More and more scientific evidence shows that alcohol is bad for the heart. As Movendi International has reported, two recent studies illustrate that even low-dose alcohol use can increase the risk of atrial fibrillation (AF) episodes in AF patients and increase risk of a new diagnosis of AF among those who are not patients.
AF is a heart condition where patients suffer from irregular heartbeat. It is the most common heart arrhythmia seen clinically. AF causes loss of quality of life, significant health care costs, stroke and in the worst case death.
The study by Marcus and colleagues published in the Annals of Medicine found that among AF patients,
- One alcoholic beverage in the past four hours, increased the risk of an AF episode by two times, and
- Two or more alcoholic beverages in the past four hours, increased the risk of an AF episode by three times.
- AF episodes were also linked with higher blood alcohol concentration.
The study by Csengeri and colleagues published on the European Heart Journal analyzed alcohol’s health effects on 107,845 people aged 24 to 97 years from Sweden, Norway, Finland, Denmark and Italy followed through 14 years. They found that,
- the risk of developing the condition increased by 16% with 12g of alcohol a day compared to being alcohol-free. This is equivalent to 330ml of beer, 120ml of wine, or 40ml of spirits.
- The higher the alcohol intake the more the risk increased. With two alcohol beverages a day it increased to 28% and with four or more it increased to 47%.
Alcohol industry funding distorts science on alcohol and cardiovascular health
Given the new and growing scientific evidence proving alcohol’s negative effects on cardiovascular health, it is important to find out what kind of influence the alcohol industry has on research indicating cardio-protective effects of alcohol.
In a recent research analysis, Golder and McCambridge analyze the extent that alcohol industry funding affects reporting of cardio-protective effects of alcohol in systematic reviews on cardiovascular disease (CVD) and alcohol. The authors analyze systematic reviews since such reviews have a larger influence on subsequent policy changes than any individual study.
Key findings from the analysis are:
- Almost a quarter (23%, 14/60) of systematic reviews undertaken on the impact of alcohol on CVD were by authors with a known connection to alcohol industry funding including five reviews which were directly funded by the alcohol industry.
- All the reviews by authors with alcohol industry connections exclusively identified a health protective effect of alcohol. These formed distinct co-authorship subnetworks within the research literature.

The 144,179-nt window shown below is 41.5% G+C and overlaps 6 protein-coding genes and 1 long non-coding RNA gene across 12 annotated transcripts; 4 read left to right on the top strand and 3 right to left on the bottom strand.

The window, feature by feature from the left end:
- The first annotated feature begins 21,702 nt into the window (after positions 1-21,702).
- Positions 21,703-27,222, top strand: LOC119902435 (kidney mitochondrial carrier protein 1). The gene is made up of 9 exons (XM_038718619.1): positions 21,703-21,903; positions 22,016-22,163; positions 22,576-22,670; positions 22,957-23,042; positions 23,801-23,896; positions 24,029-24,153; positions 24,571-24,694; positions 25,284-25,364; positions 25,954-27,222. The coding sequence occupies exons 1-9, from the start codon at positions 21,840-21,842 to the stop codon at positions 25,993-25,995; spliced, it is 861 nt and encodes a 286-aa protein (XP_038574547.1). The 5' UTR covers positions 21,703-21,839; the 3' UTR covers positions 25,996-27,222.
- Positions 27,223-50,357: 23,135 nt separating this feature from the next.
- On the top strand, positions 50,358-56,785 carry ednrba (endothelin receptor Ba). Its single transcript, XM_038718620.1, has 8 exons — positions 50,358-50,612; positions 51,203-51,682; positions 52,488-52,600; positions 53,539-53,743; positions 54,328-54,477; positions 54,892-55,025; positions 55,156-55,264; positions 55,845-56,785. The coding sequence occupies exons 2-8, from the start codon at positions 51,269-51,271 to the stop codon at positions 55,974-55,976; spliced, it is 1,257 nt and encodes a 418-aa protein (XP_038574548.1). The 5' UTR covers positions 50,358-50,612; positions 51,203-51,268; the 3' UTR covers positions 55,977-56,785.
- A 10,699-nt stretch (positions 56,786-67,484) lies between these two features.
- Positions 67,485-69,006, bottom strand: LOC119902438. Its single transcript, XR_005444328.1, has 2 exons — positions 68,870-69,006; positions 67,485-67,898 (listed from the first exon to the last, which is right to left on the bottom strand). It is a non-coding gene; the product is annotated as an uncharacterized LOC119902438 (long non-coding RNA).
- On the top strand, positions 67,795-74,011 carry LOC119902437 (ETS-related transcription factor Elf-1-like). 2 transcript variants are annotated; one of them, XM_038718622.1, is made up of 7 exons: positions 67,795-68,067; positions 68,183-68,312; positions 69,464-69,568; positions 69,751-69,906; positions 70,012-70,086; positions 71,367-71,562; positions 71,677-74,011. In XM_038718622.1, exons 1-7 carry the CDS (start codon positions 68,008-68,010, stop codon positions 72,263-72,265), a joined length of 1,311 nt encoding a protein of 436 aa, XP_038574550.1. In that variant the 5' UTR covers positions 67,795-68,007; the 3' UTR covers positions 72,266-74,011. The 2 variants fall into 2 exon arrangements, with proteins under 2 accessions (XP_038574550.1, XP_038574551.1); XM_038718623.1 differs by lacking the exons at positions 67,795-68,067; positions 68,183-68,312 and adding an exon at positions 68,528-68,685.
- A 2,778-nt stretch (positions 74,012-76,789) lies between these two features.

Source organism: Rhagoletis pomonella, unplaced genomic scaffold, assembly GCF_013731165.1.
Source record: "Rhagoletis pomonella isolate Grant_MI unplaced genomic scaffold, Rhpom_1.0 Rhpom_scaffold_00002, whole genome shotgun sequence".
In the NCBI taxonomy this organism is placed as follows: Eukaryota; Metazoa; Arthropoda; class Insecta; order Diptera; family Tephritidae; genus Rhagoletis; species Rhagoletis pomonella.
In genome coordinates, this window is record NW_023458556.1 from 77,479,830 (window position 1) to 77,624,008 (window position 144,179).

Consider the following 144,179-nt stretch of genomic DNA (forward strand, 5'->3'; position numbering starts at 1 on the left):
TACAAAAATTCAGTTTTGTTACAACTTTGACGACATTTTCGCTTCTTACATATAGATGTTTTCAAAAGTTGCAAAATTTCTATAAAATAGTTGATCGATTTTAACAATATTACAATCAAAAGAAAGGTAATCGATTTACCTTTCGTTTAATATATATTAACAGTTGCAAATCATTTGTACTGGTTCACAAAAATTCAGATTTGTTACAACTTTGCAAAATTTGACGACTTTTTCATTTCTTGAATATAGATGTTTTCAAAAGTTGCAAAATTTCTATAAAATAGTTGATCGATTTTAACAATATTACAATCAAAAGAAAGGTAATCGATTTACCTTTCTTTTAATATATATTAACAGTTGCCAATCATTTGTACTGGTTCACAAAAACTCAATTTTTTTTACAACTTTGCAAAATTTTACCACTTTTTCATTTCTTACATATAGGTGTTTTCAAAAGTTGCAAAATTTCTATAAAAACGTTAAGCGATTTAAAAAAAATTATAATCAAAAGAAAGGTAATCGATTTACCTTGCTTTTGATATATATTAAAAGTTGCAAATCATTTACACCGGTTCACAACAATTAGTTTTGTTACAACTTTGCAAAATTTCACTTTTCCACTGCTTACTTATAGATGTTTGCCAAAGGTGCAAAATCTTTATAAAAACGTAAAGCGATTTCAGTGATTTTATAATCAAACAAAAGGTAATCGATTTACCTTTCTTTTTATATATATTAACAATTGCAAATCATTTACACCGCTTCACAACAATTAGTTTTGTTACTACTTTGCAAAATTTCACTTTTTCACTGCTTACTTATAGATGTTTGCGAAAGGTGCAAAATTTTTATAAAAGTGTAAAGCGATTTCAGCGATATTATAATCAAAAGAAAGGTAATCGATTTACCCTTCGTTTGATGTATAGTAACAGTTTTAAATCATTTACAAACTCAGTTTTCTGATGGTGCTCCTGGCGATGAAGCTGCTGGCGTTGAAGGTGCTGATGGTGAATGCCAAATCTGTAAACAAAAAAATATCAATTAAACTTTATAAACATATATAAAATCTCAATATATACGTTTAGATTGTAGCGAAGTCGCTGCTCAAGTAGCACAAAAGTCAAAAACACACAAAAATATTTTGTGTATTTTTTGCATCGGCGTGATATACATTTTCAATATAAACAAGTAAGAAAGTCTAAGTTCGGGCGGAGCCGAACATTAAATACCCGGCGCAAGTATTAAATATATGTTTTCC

- Those with no known history of alcohol industry support were approximately evenly divided regarding any health protective effect of alcohol.
- The reviews with industry funding were more likely to study broader outcomes such as ‘cardiovascular disease’ or ‘coronary heart disease’ as opposed to specific CVD issues such as hypertension or stroke.
- The reviews with industry connection included more studies, and were cited more by others.
- However, over time systematic reviews on CVD and alcohol undertaken by authors who had industry connections reduced while reviews by authors with no history of industry connection increased.
The findings of the study expose that alcohol industry funding or history of funding skewed the results of reviews in favor of the alcohol industry.
The authors state that this analysis could have missed research where alcohol industry connections were deliberately hidden such as in the case with the tobacco industry. It could also have missed conflicts of interest which were beyond the declaration period i.e. three years. Therefore, an even higher proportion of reviews which show health protective effects of alcohol may have been affected by the alcohol industry, but not discovered in this analysis.
Studying broader cardiovascular outcomes – as alcohol industry connected research reviews have done – could bias the reviews. Prof. Jürgen Rehm has suggested that selecting broad outcomes render reviews meaningless.
The authors of this analysis encourage further research regarding the issue of CVD and alcohol. Looking into the primary research evidence used in the studied reviews and their conflicts of interest can further illustrate the extent of alcohol industry influence in CVD and alcohol research.
Another recent study by Peake and colleagues published in the European Journal of Public Health found that alcohol industry funded health organizations mis-represent the evidence on cardiovascular effects of low dose (“moderate”) alcohol consumption.
This idea [that alcohol may be good for the heart] has been assiduously promoted by the alcohol industry for whom it looks clearly important to political strategies. This study demonstrates that there is a need not only to resolve the long running controversy, but also to pay attention to the actions of the alcohol industry in influencing the science,” conclude Su Golder and Jim McCambridge, the authors of the research analysis on alcohol, cardiovascular disease and industry funding, as per Science Direct.
Su Golder and Jim McCambridge, the authors of this research analysis